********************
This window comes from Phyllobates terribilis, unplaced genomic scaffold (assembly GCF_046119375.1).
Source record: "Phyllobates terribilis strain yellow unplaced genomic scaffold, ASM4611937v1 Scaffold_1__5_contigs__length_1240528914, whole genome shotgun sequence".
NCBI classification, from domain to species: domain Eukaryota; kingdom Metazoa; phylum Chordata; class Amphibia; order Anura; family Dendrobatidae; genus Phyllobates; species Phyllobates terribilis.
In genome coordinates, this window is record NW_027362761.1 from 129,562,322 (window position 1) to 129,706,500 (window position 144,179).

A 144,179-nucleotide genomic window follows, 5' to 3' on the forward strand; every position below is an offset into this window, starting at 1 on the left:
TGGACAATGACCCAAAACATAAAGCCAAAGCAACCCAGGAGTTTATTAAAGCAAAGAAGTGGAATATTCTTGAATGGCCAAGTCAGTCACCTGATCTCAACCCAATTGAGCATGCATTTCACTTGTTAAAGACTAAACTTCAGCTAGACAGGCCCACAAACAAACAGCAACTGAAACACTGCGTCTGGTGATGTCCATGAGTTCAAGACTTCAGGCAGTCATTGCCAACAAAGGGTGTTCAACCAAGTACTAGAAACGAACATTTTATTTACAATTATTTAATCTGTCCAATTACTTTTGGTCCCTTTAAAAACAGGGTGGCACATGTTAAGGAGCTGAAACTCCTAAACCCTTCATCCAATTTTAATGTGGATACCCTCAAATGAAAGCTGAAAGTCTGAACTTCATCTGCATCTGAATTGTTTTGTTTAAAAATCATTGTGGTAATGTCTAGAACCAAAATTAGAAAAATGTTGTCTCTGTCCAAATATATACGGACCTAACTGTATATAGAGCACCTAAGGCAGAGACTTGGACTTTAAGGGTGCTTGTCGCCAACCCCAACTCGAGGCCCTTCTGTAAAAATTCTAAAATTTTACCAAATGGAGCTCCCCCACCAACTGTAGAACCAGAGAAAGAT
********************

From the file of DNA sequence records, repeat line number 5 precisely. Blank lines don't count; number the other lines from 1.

A 144,179-nucleotide genomic window follows, 5' to 3' on the forward strand; every position below is an offset into this window, starting at 1 on the left: